The body whose warmth the organ learns to covet.
When this is done, a vocal chorus will suggest that you commit
An act of self-repelling heresy: believe – beyond all doubt –
One frayed tassel of God’s robe descends about
Just far enough to fully stuff and wholly fit
The aperture of your soul, which bleeds.
Today, you must choose one of two extraordinary deeds:
Accept God’s gracious fingers dangling
A piece of cloth He doesn’t mind you mangling,
Or shove your own hand into that small cavity,
Pull up the stronger man you’ve always meant to be.

Pulling up the stronger man you’ve always meant to be
You strain an unexpected muscle in your back.
In bed the next day with an attack
Of nerves, you think you can foresee
How this one act will freeze a curve in your identity
That leaves you maimed, gross as an old hunchback
Who shuffles down the street, some sad elegiac
Shell of familiarity who fades at dusk into a full transparency.

Well, isn’t that your smooth Ego’s joke and trip?
To make you doubt the worth of your own craftsmanship
He flips the order of the ground and the sky,
With a snap of slim fingers trains your eye
On all the fissures in the cracked concrete,
Which threaten to cripple any hint of self-conceit.

Threatening to cripple any hint of self-conceit
You drag yourself up from the rumpled bed,
Vow to continue as you were, instead
Of body building – after all, you’re no athlete
Who seeks a new, recordable feat
Of form and discipline. No, it’s said –
And you heard it – man needs one solid figurehead,
So you decide: belief in God should be complete.

Except, there exists this old, distressing, dark expanse
Of time: you gave God one, then another chance
To reveal Himself, or even, just fill up a room
That gagged and choked on its own doom.

But not a single presence came, and the rasping gasps abated,
Only because you held your breath, and so were liberated.

Because you held your breath and so were liberated
From all dependence, you chose the latter
Deed to guide your way. Now the matter
Staring you in the mirror you half-hated
When you hung it by a string: this weighted
Fact – it’s an intangible thing you’re after:
The smallest voice whose silken chatter
Flutters like an object excavated
From the dusty, cobwebbed caves of time,
An artifact so old and fragile, green with grime,
Pulling it through your lost-heart’s hole
Might crush to dust what you trust to your head’s control.

Stare down that glass upon the wall, and think,
I am a hero; heroes never shrink.

I am a hero; heroes never shrink
You leave the bathroom sink at 8 a.m. reciting
This brand-new mantra, repeatedly inviting
The rhythm of the words to get in sync
With how your body moves, provide a link
Between your mind and spine. You’re writing
I am a hero… 100 times, inciting
The curve to straighten out; it’s on the brink.
You pause the chant to think, So easy!
That’s when slick silence slams you like a fist.
You’ve kissed your last I am good-bye,
Now you’re feeling a little queasy;
Thought your heart had not been missed –
But the beat, when you reminisce, begins to magnify.

The beat, when you reminisce, begins to magnify.
Its taunting music begs for you to give
Some focused thought to how you’ll live
In such a stupor where instincts stultify.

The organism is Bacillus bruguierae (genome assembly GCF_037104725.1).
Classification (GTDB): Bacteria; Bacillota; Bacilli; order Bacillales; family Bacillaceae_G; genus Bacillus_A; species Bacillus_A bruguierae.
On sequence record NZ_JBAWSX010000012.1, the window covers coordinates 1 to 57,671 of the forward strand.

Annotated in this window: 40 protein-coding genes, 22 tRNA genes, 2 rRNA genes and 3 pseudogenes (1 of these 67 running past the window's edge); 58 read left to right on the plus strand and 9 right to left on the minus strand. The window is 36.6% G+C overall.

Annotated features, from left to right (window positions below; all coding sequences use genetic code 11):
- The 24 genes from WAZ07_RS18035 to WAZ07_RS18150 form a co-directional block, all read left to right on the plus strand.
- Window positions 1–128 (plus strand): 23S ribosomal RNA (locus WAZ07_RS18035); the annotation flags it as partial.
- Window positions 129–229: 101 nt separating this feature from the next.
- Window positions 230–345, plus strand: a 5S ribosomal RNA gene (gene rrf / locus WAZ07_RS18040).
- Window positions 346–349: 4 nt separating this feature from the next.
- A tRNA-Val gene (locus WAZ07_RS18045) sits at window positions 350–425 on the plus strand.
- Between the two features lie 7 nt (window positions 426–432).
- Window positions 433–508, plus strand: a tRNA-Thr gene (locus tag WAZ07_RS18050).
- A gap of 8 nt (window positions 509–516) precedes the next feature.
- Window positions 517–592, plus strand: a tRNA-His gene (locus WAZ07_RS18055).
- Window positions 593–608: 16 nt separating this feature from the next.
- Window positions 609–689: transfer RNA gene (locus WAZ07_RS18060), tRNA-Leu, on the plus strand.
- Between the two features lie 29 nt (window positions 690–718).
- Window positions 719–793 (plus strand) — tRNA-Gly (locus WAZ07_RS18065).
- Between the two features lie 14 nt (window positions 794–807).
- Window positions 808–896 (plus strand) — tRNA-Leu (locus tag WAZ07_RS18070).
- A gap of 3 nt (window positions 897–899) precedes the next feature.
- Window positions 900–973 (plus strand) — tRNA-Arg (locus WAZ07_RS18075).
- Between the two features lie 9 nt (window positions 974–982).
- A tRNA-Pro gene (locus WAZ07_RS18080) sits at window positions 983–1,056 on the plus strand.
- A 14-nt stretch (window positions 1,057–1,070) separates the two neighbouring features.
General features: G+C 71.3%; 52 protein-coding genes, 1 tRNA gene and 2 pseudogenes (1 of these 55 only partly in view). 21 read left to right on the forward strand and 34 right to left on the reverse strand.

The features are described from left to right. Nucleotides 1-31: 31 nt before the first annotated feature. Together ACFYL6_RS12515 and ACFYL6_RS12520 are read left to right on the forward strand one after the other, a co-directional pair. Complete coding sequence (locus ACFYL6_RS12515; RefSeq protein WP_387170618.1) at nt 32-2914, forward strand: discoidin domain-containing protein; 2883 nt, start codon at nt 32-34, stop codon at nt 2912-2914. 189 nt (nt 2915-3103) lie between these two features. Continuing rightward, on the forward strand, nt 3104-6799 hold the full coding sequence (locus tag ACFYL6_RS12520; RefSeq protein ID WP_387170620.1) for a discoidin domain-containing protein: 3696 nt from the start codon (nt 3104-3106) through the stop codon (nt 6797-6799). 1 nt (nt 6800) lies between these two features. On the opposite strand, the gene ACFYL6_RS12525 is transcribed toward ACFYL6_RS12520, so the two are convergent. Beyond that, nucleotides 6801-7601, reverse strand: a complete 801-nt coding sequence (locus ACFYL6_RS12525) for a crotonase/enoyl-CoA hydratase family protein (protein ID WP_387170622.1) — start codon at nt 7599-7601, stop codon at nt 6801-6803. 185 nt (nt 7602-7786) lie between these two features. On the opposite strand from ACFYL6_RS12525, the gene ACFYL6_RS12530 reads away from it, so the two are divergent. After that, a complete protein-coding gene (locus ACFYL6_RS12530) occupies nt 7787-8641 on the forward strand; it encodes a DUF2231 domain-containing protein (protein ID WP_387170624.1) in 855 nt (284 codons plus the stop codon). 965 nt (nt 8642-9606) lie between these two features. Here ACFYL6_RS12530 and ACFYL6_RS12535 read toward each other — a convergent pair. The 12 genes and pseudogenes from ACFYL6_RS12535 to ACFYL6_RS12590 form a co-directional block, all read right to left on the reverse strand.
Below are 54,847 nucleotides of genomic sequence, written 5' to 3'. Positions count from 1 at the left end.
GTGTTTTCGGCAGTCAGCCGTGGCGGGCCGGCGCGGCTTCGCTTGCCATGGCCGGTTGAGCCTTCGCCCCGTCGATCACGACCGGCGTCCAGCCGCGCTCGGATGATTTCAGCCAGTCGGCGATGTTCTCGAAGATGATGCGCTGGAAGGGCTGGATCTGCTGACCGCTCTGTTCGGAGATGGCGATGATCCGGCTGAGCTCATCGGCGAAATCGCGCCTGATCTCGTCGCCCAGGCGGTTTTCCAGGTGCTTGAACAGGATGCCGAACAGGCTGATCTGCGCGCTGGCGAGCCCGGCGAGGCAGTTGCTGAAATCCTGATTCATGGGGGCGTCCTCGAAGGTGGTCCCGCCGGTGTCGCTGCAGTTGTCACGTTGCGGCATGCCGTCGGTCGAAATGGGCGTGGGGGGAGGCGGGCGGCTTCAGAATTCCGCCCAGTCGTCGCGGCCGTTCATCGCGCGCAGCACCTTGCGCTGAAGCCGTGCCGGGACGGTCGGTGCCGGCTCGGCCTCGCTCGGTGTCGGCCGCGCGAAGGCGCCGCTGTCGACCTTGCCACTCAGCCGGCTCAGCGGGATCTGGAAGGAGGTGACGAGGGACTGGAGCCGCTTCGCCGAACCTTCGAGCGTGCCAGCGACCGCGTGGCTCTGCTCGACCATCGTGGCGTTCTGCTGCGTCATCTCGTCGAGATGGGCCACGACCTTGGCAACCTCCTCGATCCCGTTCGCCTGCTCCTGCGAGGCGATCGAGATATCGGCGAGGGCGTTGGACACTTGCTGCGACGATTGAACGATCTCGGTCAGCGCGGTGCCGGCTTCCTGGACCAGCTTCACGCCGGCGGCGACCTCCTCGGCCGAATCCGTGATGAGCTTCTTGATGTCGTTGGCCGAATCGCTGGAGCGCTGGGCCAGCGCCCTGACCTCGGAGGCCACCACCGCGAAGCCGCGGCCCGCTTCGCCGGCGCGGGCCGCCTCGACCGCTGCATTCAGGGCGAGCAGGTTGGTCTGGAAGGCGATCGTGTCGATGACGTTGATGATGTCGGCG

In absentia, your heart can’t hope to gratify
Even the slightest impulse to forgive
Sad history. Reclaiming your pulse will be imperative,
But you cut it out in a place you can’t demystify.

Retrace your steps toward the sound of the pump?

The sky goes black, a cat screams, you jump
And spin, try to run in the opposite direction,
But your feet root, respond to the deep inflection
Of a voice that’s calling from the concave hole –
You know that sound, that pitch, that tone: it is your soul.

You know that sound, that pitch, that tone: it is your soul.
The moment’s come to follow through
On actions begun before you knew
The exact price for such a priceless goal.
Afraid, you doubt you’re strong enough to behold
The bloody mess of such self-surgery. Then, strange déjà vu:
Your fingers itch with a wish: let them pursue
That imprisoned man who howls and hungers for parole.
You do. Up from your body’s darkest crease,
He leaps to a precipice of bone and works to slip
Your heart back in its space. Piece by piece,
He explains how reinstallation will benefit
Your struggle to find, from tragic myth, release
– which, he winks, happens when you least expect it.

1 comment:

Anonymous said...

I LOVE this poem. I read it aloud and it reminded me of when I used to enjoy reading good poetry aloud. You are such an excellent writer, thank you for sharing your gift.

As for your mother, and her incitement to find courage, I wish I could thank her too - and I'm a bit jealous. I'm jealous because my mother stood by my bed when I was closest to death and told her I was afraid and said, "Everyone dies." And she stared blankly. "But, it's true, you're young." That's it.

And then I had to dig inside myself for that courage, that vigil with God, to stay alive and to hold on, until morning, and to heal.

I thought my mother didn't care if I lived or died, but she later said she doesn't fear death but thought my youth might save me.

I know now that she fears my experience, perhaps more than death.

So I'm jealous of your mother's love but maybe I should see it as a gift that I know I could be my own inciter of courage, embrace myself and when my hands grew weary, I was sustained by God - a word I use but cannot peg down.